The discovery of Babatha's archive inside the Cave of Letters by Yigael Yadin and his team of explorers in January of 1961 was a major breakthrough in the study of women's lives during the early second century C.E. Babatha, a wealthy Jewish woman living in the Dead Sea town of Mahoza, kept a meticulous set of records concerning her two late husbands, her son, her property, and the three different lawsuits involving her. Arguably the most important document in the cache was her Ketubba, or marriage contract, which details the obligations of the bridegroom to the bride during this time, and also protects the wife against future monetary concerns. The evidence concerning Babatha's daughter-in-law Shelamzion, whose Ketubba as well as a possible divorce document are included within the archive, further details the legal standing of women in this time. Briefly mentioned is Julia Crispina, possibly the last Jewish princess in Israel before the Bar Kokhba revolt, whose role in the Roman court demonstrates a different side of a woman's status in court. The powers of women and their most pressing concerns are what Babatha's archive reveals, and their continued study will vastly aid scholars in understanding the struggles in the daily lives of these women.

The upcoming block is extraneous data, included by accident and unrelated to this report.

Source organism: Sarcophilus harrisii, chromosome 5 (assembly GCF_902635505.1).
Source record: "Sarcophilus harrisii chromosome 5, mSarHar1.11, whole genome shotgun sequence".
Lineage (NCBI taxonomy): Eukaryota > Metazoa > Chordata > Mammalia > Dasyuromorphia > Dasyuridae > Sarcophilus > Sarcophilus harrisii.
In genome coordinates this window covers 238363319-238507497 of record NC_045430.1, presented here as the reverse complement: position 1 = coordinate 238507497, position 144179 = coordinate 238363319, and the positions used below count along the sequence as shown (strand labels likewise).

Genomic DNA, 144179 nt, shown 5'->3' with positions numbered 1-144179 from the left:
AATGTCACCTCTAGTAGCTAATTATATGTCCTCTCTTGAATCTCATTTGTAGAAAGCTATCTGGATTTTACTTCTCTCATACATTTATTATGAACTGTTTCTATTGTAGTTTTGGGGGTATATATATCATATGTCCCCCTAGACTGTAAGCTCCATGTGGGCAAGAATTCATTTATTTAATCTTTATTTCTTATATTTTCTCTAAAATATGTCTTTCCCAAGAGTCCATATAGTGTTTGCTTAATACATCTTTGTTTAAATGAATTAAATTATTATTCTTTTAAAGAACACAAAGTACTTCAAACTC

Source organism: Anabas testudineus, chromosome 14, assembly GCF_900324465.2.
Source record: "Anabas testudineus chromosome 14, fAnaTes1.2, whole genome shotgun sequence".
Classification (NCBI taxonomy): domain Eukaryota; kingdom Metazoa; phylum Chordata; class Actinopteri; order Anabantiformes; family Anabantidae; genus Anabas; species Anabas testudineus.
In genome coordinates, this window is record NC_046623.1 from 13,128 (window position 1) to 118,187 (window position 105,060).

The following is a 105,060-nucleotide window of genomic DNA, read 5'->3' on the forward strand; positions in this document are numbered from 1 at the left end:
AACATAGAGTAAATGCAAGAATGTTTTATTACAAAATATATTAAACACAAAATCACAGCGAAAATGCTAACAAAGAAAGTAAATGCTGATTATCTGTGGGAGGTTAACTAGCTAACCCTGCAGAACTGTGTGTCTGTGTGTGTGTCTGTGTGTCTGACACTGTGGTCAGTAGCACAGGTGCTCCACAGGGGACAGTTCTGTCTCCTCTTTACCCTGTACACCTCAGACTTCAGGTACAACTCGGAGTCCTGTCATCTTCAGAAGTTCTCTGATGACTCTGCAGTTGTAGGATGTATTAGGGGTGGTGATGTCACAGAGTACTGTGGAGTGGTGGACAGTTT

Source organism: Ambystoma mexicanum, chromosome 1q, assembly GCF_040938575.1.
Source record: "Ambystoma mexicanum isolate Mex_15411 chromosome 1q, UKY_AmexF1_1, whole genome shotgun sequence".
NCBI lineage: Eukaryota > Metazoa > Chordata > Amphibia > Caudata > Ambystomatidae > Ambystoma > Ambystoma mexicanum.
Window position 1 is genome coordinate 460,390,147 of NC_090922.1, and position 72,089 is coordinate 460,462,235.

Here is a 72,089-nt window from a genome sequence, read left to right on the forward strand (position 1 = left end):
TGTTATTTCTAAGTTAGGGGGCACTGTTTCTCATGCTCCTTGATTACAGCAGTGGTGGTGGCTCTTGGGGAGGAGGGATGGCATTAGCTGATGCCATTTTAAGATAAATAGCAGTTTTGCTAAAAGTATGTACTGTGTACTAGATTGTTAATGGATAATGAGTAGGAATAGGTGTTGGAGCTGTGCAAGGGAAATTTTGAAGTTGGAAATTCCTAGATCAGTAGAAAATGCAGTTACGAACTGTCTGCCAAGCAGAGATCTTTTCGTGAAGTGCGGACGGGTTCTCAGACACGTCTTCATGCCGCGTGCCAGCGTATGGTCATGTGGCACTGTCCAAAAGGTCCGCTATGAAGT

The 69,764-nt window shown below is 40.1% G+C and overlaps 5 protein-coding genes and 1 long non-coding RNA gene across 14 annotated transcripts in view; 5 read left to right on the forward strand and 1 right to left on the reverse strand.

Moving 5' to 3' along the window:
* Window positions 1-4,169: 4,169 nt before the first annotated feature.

Erica Lehneis